Yesterday, at her mistress’s command, witch aspirant Lilta killed the King.
This morning a traitorous witch, who urged the King to start the war, killed two thirds of all the witches in the world. She and her followers are hell-bent on exterminating the rest.
At first it seems that Reeva, the leader of the traitors, wants to rule the witch lands…
Until Lilta learns that Reeva’s goal is not power.
Then it seems Reeva is seeking a potent magical object that will help her kill the surviving faithful witches…
It’s not that either.
But whatever Reeva’s goal, it involves the approaching Day of All Centuries, a magical day on which anything can happen. If the traitors can use the Day’s power, there’s nothing they won’t be able to do.
Meanwhile Lilta’s mistress Apandra, distracted with the fighting, fails to notice Lilta’s growing magical knowledge. As the war reaches a crisis point Lilta discovers new magic that might defeat their enemies, but the risks are terrible. Apandra forbids her from attempting it, and Lilta must decide if she dares to oppose her own mistress before everything she holds dear is destroyed.
[A] rollicking, fast-paced adult fantasy novel… There are a lot of twists and turns…
[The heroine,] caught up in a complex web of betrayal… must embrace her own magical powers and make decisions to act independently, risking not only her own life but potentially much, much more.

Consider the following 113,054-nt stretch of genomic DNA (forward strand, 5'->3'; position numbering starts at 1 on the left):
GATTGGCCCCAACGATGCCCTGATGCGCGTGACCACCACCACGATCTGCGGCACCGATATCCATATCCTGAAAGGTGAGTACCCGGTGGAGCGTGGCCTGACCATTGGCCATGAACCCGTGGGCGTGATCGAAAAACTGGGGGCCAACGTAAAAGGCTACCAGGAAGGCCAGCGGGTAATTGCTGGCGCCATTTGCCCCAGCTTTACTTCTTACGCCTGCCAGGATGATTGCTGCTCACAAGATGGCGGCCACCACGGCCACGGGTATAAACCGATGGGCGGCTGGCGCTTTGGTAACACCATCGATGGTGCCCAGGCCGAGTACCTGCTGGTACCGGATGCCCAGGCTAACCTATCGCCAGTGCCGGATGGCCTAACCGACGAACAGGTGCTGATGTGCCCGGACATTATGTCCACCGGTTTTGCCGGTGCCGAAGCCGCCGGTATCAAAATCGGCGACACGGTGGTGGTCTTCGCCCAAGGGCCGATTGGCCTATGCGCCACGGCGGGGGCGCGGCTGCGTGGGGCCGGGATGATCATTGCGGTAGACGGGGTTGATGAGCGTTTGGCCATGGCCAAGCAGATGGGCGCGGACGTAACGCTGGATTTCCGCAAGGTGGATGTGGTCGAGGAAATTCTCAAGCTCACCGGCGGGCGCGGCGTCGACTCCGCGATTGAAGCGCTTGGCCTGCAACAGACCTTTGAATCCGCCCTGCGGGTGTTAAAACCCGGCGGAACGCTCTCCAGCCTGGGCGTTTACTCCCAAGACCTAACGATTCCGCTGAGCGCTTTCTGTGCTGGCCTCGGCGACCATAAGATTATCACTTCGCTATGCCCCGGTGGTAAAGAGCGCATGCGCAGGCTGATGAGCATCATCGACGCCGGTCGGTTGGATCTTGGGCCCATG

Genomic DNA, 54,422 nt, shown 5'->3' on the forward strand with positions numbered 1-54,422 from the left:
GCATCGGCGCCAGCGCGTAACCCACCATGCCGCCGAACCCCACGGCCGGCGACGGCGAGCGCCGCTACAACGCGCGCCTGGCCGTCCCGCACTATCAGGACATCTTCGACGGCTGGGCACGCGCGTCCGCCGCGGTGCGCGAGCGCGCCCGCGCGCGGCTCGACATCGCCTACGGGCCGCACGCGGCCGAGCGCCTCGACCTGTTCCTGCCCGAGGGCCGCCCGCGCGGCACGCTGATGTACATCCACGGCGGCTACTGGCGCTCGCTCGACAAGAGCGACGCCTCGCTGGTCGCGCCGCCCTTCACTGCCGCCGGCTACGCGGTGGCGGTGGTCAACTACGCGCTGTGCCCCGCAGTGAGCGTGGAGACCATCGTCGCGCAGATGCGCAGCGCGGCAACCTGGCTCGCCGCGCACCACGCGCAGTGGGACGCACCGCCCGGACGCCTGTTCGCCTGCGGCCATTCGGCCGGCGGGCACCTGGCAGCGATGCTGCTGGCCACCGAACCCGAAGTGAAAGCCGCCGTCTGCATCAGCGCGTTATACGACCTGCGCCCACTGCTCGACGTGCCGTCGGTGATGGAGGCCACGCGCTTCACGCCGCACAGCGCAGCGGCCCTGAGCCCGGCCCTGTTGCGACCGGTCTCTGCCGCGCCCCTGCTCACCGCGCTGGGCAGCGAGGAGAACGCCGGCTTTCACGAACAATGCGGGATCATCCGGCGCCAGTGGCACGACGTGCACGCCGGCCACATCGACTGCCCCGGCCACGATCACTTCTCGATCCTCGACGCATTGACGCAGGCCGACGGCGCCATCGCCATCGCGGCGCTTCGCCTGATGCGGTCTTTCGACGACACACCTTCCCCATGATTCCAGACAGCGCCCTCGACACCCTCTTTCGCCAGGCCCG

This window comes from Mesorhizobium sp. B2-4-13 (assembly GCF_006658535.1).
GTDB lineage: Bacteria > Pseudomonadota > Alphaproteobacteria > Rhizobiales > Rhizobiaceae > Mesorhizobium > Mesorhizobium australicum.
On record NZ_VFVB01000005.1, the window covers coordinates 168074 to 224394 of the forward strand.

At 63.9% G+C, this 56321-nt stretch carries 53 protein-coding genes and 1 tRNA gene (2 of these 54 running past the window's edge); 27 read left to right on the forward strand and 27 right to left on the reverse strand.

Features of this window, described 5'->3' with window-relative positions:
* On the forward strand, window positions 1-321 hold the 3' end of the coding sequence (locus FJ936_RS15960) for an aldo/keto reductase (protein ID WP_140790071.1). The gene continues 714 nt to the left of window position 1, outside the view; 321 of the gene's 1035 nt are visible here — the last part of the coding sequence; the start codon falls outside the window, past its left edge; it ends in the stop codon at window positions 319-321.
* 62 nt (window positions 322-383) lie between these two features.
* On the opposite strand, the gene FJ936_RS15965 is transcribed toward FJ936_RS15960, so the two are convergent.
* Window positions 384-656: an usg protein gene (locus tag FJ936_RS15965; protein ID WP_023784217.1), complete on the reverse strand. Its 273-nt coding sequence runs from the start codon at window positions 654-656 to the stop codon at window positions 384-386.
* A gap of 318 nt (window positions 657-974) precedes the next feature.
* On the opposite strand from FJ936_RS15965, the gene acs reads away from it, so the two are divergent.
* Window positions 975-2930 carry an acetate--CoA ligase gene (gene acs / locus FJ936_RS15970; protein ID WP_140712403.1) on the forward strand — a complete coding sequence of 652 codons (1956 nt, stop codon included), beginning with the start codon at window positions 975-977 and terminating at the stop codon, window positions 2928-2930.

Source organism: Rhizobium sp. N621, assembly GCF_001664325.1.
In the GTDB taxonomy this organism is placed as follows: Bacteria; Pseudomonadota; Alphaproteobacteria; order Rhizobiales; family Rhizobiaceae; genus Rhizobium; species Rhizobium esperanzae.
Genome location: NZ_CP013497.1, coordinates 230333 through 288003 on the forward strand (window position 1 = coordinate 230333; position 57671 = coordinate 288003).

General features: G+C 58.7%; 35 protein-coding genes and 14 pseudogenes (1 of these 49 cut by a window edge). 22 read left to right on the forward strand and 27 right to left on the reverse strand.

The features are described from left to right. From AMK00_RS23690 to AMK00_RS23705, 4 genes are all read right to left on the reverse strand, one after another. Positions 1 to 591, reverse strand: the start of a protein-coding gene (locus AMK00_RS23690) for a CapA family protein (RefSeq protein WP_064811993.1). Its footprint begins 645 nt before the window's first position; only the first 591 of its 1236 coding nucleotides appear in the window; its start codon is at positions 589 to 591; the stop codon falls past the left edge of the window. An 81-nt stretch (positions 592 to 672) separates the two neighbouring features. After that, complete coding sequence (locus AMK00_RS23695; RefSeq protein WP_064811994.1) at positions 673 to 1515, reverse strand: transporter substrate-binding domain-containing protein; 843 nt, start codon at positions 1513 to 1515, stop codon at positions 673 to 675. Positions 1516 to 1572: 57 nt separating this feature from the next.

This is a world of political rivalries, where characters jostle for power and will go to any length to obtain it: it just happens to be one where magic is the chief weapon in use.
The writing is highly competent, active narration occasionally interspersed with descriptions of precise beauty.
– Marian Thorpe,
The War of the First Day, by Thomas Fleet: A Review
Fantasy with a difference.
The story is told through the first person point of view of an aspirant witch caught up in a civil war among her sisters… I found them all, mostly women, to be utterly credible… They are drawn with consistency and made real by their desires, hopes, dreams and mistakes.
Having not read a book similar to this, I can’t compare it with another. But I can say I enjoyed it and I’m sure many readers of fantasy will discover this is a good read. It isn’t a book that fits easily into a subgenre, and that suits me fine.
Or at Amazon.
Note: Amazon’s “look inside the book” feature is wonky in Microsoft Explorer for Kindle editions. Other browsers (e.g. Firefox and Epic) work fine.
Or read Chapter 1 here. (pdf)
With the baby Prince in my arms I darted past the guards. Since I’d called upon speed I was a blur barely identifiable as human to them. But already I felt the magic weakening me…
Continue reading a Chapter One excerpt here.